EU Likely to Close Deal with Washington on New Anti-Terror Passenger Data

Sept. 27, 2006
Negotiations are to resume in Washington later Wednesday with the aim of getting final agreement.

The European Union and the United States are likely to meet an end-of-month deadline on reaching agreement on a new anti-terror passenger data deal, a diplomat close to the talks said Wednesday.

The diplomat, speaking on condition of anonymity due to the sensitivity of the talks, said negotiations would resume in Washington later Wednesday with the aim of getting final agreement. "There is a prospect of having a deal," he said.

He confirmed EU negotiators were optimistic they would reach a deal by Thursday at the latest, two days ahead of a Sept. 30 deadline imposed by an EU court. He refused to elaborate on what the outstanding issues were.

Failure to reach a deal could cause a massive disruption in trans-Atlantic travel.

Washington has warned that without the agreement, airlines failing to share passenger information face fines of up to US$6,000 (euro4,700) per passenger and the loss of landing rights.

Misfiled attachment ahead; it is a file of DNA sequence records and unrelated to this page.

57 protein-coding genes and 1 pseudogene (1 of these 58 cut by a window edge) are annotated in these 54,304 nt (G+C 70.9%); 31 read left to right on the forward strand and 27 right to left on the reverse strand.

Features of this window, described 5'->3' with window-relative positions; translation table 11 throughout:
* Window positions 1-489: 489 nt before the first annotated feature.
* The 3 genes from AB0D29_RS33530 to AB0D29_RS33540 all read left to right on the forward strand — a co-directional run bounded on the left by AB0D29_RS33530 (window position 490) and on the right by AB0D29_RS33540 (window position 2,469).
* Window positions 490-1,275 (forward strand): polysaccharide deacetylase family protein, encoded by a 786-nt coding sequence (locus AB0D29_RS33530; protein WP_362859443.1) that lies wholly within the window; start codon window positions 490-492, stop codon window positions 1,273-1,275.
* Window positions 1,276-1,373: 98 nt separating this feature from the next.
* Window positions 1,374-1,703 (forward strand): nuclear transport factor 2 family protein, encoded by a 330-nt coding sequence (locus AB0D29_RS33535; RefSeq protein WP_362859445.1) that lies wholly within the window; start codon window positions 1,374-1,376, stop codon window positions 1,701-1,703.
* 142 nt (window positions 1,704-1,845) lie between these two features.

Ambassadors from the 25 EU governments discussed progress in the negotiations behind closed doors earlier Wednesday, diplomats said.

EU spokesman Friso Roscam Abbing said on Monday that the last round of negotiations held by teleconference between Washington and Tampere, Finland last week had made progress.

Reaching a deal before the court deadline was an EU priority to ensure airlines could continue to legally hand over 34 pieces of data about passengers flying from Europe to U.S. destinations. Such data, known as passenger name records, include name, address and credit card details, all of which have to be transferred to U.S. authorities within 15 minutes of departure.

The EU's top court in May ruled that the deal was illegal, saying it was not using the right legal basis under EU law. It did not rule on the deal's content. An EU court has allowed the data to keep flowing until Sept. 30 to give officials time to negotiate a new deal.

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